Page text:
x Abu Dhabi, UAETuesday 16 January 2018

The road to Islamic art

The Sharjah Islamic Arts Festival offers a comprehensive collection of art from the countries along the former Silk Road.

Muhammad Bai Xue Yi's photograph <i>Make a Du'a</i> shows Chinese men praying in an open-air mosque.
Muhammad Bai Xue Yi's photograph <i>Make a Du'a</i> shows Chinese men praying in an open-air mosque.

The Silk Road. The name alone conjures up visions of bounty-laden caravans travelling to distant locations, saddlebags full of riches like gold, ivory, spices, incense, and of course silk, all ready for the trade or raid, whichever came first. The Silk Road was not one long paved caravan superhighway; it was made up of many routes. Northern stretches and southern passages carried soldiers, traders and even Marco Polo himself from Rome all the way to modern-day Xi'an in Western China since the second century BC. These routes also helped the transmission of theologies over the difficult mountain passes, carrying Islam to non-Arab lands until the 15th century when a sea route from Europe to Asia was discovered.

When Islam arrived in the cities along the routes, it brought its own artistic tradition as well. Calligraphy, architecture and replications of the Quran a mingled with the local cultures of central Asia, the Far East and the Levant. The 11th annual Sharjah Islamic Arts Festival is a tribute to Islamic art from the countries that made up the former Silk Road, from Syria and Uzbekistan to Iran and China. Instead of displaying historical artefacts, the festival shows off artwork from the modern and contemporary periods. All of the art, whether it be calligraphy or video, bears the mark of those Arabs who spread Islam along the Silk Road.

The festival is too large for a one-day visit; it's so large that the emirate's Art Directorate has spaced programmes for the festival out over the course of a month and a half. The bad news: the festival's programmes are all finished. The good news: the exhibits are still showing until October 10, so there is still time to experience the multitude of Islamic-influenced art and video from former Silk Road regions that is on display.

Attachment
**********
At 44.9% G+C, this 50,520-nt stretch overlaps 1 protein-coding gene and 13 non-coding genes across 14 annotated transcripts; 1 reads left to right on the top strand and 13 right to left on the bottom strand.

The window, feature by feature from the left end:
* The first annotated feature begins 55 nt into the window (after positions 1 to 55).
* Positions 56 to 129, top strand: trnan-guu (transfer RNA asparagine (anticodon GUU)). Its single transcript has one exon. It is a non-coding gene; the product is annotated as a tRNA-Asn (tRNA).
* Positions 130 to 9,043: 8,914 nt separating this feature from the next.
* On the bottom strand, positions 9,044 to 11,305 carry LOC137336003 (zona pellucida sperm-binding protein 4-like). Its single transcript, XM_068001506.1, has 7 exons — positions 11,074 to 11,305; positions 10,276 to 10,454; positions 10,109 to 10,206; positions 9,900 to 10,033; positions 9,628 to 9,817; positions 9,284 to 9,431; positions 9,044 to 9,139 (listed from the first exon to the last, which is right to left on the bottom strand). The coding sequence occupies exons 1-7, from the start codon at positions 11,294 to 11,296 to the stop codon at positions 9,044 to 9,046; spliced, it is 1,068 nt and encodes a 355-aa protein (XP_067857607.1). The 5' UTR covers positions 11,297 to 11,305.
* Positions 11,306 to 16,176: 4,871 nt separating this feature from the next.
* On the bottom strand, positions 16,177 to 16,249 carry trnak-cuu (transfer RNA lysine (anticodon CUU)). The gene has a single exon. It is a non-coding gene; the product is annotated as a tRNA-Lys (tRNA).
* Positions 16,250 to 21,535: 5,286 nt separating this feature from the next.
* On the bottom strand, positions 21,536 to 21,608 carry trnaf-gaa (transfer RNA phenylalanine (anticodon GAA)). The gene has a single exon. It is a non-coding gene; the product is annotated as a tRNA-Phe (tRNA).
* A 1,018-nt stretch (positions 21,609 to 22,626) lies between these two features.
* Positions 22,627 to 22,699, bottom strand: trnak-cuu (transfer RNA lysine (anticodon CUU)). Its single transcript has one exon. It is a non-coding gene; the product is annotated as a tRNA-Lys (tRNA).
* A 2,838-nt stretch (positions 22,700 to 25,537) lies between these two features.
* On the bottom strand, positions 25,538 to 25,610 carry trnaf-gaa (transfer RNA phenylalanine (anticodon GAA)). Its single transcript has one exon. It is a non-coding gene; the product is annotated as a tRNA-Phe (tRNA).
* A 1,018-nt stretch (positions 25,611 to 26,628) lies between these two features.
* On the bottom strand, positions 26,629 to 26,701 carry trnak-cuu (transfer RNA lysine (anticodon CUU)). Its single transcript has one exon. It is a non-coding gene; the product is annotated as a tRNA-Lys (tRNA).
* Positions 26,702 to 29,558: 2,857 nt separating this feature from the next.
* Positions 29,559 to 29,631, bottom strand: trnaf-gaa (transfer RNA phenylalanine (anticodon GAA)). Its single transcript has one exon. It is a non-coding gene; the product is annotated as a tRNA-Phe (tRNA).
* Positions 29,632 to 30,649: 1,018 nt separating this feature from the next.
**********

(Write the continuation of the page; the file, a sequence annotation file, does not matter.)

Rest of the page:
The eight separate exhibitions that make up the Islamic Arts Festival were selected for a purpose. "We chose them because it's a new way to use calligraphy in design and their social motifs," says Hisham al Mazloum, the festival's general coordinator. In the 20 years that he has worked at the Sharjah Directorate of Art, Mazloum says he rarely saw the museum shift focus from Arab countries to other Muslim countries. "We did a little on these countries, but not like this before."

"The Silk Route is an integral part of Islamic history," says Charles Pocock, an expert on ancient and modern Islamic art who is an official adviser to the Abu Dhabi Music and Arts Foundation (ADMAF). "It was like a throbbing vein - a jugular through the Islamic world. " The various galleries present a microcosm of the Islamically-influenced post-Silk Road world. The city-states and counties that emerged along the route combined their own traditions with those of Arabian Islam so well that today they appear to be seamless. Farsi calligraphy uses Arabic letters and fonts; Chinese red lacquer looks perfectly at home in a mosque's interior. Even the red pigment in the lacquer is a combination from the Middle and Far East. Its base is made with the sap of dragon's blood trees (Dracaena cinnabari) endemic to the Yemeni island of Socotra, which surely made its way to China via the Silk Road.

The two "must-see" parts of the eight exhibits, which heavily cover Central and Eastern Asia, are the Iranian posters and the Chinese photography displays. The Iranian posters, all of them dating from the 1960s and onward, are clean and sparse with their use of script, a change from traditional Arabic calligraphy. There are posters for music festivals, theatre festivals, poetry festivals ? even posters for poster festivals.

"The Iranian graphic design pieces are interesting because of the huge influence they have in the region," adds Pocock, who points out that the exhibition features works by a number of well-known Iranian designers who unfortunately get precious little wall-time at galleries outside of Iran. The Sharjah Art Museum's display of over 130 posters will remind those who think of Iran only in terms of today's rhetoric of nuclear armament that the country's populace is both globally aware and extremely sophisticated, something that is articulated in contemporary Iranian graphic design.